A counterargument could be made that no film about demons - or possibly the Devil himself - needs to remind the viewer how serious the situation is.  But you should still never underestimate the impatience of horror viewers.  Besides, it's not like the film is an overly smart piece of horror fiction. (On a related note, don't let those "based on a true story" title cards fool you.)  There's nothing profound going on between the characters - the daughter of the possessed, a couple of priests, and a documentarian - and the force behind the film's possession is perhaps the most bland and uninteresting demon/devil you'll ever see on film.

And then there's the abrupt ending, which many perceive as a slap in the face to the audience. I had heard about the ending before seeing the film, so I was very eager to see how it played out.  I don't think I'd jump to calling it the worst ending ever - plenty of others have - but it's definitely a surprising way to stop the film. The film's listed run time is 83 minutes, but the final shot of the film occurs almost exactly at the 75 minute mark.  And then the credits roll at what appears to be half the speed of normal film credits*. They roll, in silence, for 8 minutes. And that's it. The movie's over. They could have at least had Ferris Bueller tell us all it was time to go home.

(* - I actually did the math. It takes each name 35 seconds to get from the bottom of the screen to the top during the end credits. In comparison, recent release Silent Night had end credits that take 8 seconds. Another recent horror, The Pact, shows each name for 4 seconds. Why am I pointing this out? Because it absolutely blows my mind that The Devil Inside pads its runtime by 8 minutes with end credits.)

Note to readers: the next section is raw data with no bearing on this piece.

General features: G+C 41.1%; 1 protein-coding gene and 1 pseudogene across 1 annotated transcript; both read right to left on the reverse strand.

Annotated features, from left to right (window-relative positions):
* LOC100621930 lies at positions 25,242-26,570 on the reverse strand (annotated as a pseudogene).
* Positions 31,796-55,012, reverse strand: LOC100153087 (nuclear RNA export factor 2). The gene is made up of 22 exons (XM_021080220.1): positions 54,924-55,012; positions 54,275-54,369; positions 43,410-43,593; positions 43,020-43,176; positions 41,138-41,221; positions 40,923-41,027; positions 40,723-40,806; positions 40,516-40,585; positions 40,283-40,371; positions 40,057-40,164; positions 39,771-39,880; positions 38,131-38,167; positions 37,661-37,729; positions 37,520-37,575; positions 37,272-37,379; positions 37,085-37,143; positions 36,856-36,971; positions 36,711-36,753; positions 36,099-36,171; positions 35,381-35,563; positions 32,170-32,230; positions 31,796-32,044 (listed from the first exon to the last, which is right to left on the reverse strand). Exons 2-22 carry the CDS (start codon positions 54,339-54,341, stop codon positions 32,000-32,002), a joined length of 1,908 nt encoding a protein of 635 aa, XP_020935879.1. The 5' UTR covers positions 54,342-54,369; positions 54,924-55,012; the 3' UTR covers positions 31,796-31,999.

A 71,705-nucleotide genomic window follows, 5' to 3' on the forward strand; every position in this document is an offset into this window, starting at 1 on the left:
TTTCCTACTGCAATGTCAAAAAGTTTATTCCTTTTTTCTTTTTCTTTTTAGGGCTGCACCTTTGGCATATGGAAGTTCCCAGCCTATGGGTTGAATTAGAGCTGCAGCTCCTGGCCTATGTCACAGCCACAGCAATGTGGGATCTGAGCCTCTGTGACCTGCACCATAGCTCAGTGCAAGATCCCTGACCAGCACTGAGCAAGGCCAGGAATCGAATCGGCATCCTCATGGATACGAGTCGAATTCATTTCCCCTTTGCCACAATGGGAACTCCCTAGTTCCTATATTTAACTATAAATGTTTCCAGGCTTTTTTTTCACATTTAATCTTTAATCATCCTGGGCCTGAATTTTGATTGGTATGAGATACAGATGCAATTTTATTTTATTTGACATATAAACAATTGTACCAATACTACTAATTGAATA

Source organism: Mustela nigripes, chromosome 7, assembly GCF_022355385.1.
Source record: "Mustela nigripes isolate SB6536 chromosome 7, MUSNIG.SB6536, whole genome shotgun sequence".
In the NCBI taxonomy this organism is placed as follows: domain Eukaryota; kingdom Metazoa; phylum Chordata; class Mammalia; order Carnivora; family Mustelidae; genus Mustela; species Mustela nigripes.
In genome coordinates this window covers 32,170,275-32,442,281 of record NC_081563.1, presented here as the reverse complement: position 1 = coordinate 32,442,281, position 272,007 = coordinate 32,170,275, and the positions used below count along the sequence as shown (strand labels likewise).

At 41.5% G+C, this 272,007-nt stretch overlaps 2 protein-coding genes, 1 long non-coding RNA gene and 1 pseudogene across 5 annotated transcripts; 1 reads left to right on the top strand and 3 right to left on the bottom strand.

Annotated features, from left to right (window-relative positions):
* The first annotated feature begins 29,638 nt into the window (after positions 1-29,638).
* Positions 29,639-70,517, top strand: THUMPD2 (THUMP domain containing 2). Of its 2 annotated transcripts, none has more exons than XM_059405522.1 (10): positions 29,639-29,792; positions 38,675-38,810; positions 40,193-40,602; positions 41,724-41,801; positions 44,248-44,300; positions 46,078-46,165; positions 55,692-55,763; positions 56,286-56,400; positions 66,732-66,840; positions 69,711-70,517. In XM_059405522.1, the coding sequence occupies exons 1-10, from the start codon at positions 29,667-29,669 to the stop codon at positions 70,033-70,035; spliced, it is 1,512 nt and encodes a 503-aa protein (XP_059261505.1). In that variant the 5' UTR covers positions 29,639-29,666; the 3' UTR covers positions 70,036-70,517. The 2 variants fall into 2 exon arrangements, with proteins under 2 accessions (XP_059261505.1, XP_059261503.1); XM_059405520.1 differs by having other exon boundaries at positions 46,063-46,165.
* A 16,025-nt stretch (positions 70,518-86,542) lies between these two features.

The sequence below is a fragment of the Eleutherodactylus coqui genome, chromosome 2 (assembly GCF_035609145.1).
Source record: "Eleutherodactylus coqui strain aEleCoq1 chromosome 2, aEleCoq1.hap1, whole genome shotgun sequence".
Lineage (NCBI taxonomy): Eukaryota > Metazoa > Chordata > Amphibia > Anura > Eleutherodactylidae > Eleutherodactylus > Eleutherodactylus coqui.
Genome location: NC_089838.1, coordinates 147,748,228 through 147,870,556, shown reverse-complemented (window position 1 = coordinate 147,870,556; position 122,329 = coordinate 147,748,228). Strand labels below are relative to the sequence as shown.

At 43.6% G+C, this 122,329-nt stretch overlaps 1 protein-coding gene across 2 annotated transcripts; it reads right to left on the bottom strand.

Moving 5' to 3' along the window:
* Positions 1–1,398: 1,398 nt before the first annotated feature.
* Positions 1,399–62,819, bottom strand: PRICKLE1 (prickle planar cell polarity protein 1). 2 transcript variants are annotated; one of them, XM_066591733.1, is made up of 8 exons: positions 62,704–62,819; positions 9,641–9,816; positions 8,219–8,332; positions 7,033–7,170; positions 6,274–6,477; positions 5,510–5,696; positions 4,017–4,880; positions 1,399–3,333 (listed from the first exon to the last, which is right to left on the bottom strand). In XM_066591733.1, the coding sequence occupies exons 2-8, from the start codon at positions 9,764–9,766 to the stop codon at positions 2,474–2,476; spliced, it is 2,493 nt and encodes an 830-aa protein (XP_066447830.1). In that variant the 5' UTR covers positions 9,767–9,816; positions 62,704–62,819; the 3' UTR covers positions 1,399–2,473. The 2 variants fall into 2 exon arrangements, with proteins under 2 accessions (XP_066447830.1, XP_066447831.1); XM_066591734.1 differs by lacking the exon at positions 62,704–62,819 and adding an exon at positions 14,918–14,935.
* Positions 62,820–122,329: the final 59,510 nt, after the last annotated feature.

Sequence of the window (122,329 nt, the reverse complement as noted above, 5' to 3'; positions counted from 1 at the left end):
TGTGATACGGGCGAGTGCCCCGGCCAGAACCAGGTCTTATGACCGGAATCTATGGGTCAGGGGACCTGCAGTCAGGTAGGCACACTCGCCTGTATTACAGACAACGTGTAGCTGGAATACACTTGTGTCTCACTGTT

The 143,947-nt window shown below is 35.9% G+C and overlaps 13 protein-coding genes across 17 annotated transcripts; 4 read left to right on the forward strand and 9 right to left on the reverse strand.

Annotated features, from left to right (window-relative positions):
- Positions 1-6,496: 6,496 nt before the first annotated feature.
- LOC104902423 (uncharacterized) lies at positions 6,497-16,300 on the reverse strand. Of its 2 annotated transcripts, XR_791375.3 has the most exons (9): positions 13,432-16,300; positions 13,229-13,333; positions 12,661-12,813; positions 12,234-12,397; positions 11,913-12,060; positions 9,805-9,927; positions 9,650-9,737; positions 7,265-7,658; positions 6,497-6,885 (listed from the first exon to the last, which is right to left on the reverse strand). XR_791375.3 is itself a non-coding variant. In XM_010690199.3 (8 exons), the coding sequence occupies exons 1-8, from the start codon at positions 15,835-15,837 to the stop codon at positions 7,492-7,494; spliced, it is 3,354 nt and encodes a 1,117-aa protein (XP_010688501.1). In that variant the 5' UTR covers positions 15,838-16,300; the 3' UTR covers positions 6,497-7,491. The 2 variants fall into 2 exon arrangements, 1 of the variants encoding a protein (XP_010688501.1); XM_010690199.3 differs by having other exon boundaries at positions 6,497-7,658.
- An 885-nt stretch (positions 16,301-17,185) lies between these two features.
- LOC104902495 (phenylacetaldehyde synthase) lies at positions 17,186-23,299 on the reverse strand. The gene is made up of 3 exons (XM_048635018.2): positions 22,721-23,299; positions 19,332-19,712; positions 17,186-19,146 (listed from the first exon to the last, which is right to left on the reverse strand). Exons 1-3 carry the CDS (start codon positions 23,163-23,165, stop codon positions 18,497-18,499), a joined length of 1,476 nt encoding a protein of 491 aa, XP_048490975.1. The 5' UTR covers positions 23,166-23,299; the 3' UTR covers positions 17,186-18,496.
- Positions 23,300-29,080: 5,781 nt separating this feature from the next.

Now that I've said all that, I wasn't insulted by The Devil Inside.  It has some decent moments, particularly in the exorcism/demon scenes, and it's not completely inept when the action's going on.  There's a rather effective scene at a baptism, and the 15 minutes leading up to the ending seem like they're leading somewhere.  Sure, that makes it even worse when the final shots occur, but at least there was something there.

The Devil Inside isn't the worst horror film I've seen this year, and it's honestly not even close to that title. But it is one of the most sadly ineffective films I've seen. Like I warned in the beginning, it feels like the film needed a whole lot of polish before it was ready to be released all over the world. A less frantic, more involving approach would have done wonders for this story. As is, The Devil Inside exists as a fascinating failure and a half-cooked waste of time.